Sunday night brought a spectacle to the screens of HBO viewers with “Boardwalk Empire’s” premiere. The pilot was directed by Martin Scorsese and Tim Van Patten and starred an impeccably chosen cast including Steve Buscemi and Michael Pitt.
After weeks of hype and fretting about HBO’s future there’s no reason why this show will not be another hit for the network like “The Sopranos” or the more recent “Treme”.
The show was written and produced by Terence Winter the genius behind “The Sopranos”. In a recent interview Winter said “I honestly thought it might never get past the pilot…I just thought it was going to cost far too much to make everything look right.” But it seems that one episode has put the critics and the creators at ease.
Having just seen the pilot episode some critics have already decided that “Boardwalk Empire” will rule the new Emmy Awards. This is just a week after the Hollywood Reporter and others said that HBO would need to come with up something superb to bolster their subscription figures. Thought “Boardwalk Empire” might not mend all of HBO’s woes it will go a long way.
The pilot cost $20 million to create and it shows. The recreation of prohibition era Atlantic City including waterfront, casinos, dance halls, city housing and funeral home basements is magnificent.
Its story was adapted from Nelson Johnson’s book “Boardwalk Empire: The Birth, High Times and Corruption of Atlantic City”. The tale follows Steve Buscemi’s likable character of Enoch “Nucky” Thompson a politician making a profitable career as a bootlegger.
The pilot sets the scene with Nucky holding a sort of bootlegging summit with gangsters from New York and Chicago arriving to strike up deals with Nucky and his associates.
The show, based on true events, also paints a true picture of the social issues at the time. For example, Jimmy Darmody, Nucky’s driver has recently returned from the trenches of WWI and is haunted and driven by what he’s witnessed there.
Then there’s the Irish immigrant Margaret who is pregnant with her third child and being beaten by her alcoholic, gambling husband. Nucky makes fast work of him husband and shows himself to be a caring man, at heart, visiting her in hospital.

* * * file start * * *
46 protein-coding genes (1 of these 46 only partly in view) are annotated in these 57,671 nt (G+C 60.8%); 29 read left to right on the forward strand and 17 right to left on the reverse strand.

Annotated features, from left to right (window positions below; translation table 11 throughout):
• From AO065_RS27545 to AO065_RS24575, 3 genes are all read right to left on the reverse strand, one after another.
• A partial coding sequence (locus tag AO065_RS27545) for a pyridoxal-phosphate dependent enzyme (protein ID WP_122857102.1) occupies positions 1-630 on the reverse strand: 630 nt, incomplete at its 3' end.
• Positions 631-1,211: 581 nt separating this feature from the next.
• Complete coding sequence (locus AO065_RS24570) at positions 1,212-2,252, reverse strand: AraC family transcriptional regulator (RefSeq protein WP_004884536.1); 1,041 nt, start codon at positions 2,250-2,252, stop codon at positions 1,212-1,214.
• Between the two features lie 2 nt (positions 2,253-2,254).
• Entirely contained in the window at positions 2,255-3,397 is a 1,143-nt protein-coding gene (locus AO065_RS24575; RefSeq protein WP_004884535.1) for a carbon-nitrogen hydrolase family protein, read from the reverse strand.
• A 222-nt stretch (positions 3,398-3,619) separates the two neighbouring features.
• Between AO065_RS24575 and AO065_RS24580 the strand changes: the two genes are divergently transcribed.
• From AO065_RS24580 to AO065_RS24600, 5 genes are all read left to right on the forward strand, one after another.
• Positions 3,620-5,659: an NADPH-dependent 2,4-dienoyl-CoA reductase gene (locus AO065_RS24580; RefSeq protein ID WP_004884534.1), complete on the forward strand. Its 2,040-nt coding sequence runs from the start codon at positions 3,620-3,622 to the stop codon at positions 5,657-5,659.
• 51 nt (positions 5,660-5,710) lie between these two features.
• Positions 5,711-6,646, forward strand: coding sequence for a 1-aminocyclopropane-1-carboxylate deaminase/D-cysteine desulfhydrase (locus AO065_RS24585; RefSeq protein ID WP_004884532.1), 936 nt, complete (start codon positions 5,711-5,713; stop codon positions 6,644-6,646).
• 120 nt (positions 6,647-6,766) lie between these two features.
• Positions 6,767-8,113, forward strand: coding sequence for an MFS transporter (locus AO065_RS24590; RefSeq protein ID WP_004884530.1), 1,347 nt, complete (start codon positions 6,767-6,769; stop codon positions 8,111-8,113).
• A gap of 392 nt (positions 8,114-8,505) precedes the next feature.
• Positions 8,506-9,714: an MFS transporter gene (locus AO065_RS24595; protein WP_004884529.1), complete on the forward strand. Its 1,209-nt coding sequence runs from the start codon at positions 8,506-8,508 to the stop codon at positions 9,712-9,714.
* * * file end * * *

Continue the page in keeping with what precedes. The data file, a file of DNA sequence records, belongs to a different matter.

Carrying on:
Oddities of the time highlighted with perfection such as the baby incubators store on the boardwalk in Atlantic City. Nucky peers through a window to see a sign advertising 3lb babies. Presumably showing the advances of modern technology at the time.
Costume, character, scenes and plot were seamless and of course all by the impeccable design of Martin Scorsese and Terrence Winters.
Martin Scorsese directed the pilot episode along with Tim Van Patten and his stamp can be seen all over it. Especially in the killing scene, some of which are brilliantly brutal, without being graphic.
Along with Terrence Winter, Scorsese recreated 1920s Atlantic City, in a lot in Greenpoint, Brooklyn, New York, to perfection. Now it is up to the following directors such as Jeremy Podeswa, Alan Taylor and Allen Coulter to recreate the magic of the pilot episode.
Thankfully Scorsese will remain on hand as an executive producer to give a helping hand. It’s thought that each of the next 11 episodes cost $5 million each to make.
Jeff Cusson, the Senior Vice President of corporate affairs at HBO said “Obviously at HBO we have a commitment to invest in high quality talent and that shows on the screen…I'd be lying if I said that we weren't aware of how much is riding on this."
Although HBO’s concern about their subscriptions are real with shows like “Boardwalk Empire” being created under there name there’s still something to optimistic about.
No Irish Need Apply? Not anymore